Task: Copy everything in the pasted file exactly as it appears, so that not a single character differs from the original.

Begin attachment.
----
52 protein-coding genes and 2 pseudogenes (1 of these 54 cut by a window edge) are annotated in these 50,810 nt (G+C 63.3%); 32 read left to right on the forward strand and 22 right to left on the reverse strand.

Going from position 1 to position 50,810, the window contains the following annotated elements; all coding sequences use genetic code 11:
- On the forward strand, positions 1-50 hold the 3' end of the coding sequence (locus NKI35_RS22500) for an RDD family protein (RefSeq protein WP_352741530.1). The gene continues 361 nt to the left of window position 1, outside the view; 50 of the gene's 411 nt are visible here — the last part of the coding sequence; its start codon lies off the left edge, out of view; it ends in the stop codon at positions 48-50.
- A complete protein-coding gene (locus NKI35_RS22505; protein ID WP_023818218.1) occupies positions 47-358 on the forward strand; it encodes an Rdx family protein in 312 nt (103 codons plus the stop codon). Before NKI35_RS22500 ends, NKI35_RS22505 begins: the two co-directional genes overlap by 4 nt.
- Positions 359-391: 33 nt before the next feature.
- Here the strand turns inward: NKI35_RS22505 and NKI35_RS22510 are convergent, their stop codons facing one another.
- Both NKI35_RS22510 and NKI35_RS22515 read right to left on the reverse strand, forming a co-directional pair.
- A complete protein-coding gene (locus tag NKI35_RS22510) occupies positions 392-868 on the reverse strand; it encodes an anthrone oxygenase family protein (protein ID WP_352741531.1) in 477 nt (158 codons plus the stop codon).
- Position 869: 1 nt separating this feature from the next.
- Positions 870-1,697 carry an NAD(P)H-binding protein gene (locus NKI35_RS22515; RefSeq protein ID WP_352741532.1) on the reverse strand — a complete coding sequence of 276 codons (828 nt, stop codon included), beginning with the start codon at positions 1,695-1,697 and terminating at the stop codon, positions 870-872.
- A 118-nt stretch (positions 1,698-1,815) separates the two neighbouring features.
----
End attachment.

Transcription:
52 protein-coding genes and 2 pseudogenes (1 of these 54 cut by a window edge) are annotated in these 50,810 nt (G+C 63.3%); 32 read left to right on the forward strand and 22 right to left on the reverse strand.

Going from position 1 to position 50,810, the window contains the following annotated elements; all coding sequences use genetic code 11:
- On the forward strand, positions 1-50 hold the 3' end of the coding sequence (locus NKI35_RS22500) for an RDD family protein (RefSeq protein WP_352741530.1). The gene continues 361 nt to the left of window position 1, outside the view; 50 of the gene's 411 nt are visible here — the last part of the coding sequence; its start codon lies off the left edge, out of view; it ends in the stop codon at positions 48-50.
- A complete protein-coding gene (locus NKI35_RS22505; protein ID WP_023818218.1) occupies positions 47-358 on the forward strand; it encodes an Rdx family protein in 312 nt (103 codons plus the stop codon). Before NKI35_RS22500 ends, NKI35_RS22505 begins: the two co-directional genes overlap by 4 nt.
- Positions 359-391: 33 nt before the next feature.
- Here the strand turns inward: NKI35_RS22505 and NKI35_RS22510 are convergent, their stop codons facing one another.
- Both NKI35_RS22510 and NKI35_RS22515 read right to left on the reverse strand, forming a co-directional pair.
- A complete protein-coding gene (locus tag NKI35_RS22510) occupies positions 392-868 on the reverse strand; it encodes an anthrone oxygenase family protein (protein ID WP_352741531.1) in 477 nt (158 codons plus the stop codon).
- Position 869: 1 nt separating this feature from the next.
- Positions 870-1,697 carry an NAD(P)H-binding protein gene (locus NKI35_RS22515; RefSeq protein ID WP_352741532.1) on the reverse strand — a complete coding sequence of 276 codons (828 nt, stop codon included), beginning with the start codon at positions 1,695-1,697 and terminating at the stop codon, positions 870-872.
- A 118-nt stretch (positions 1,698-1,815) separates the two neighbouring features.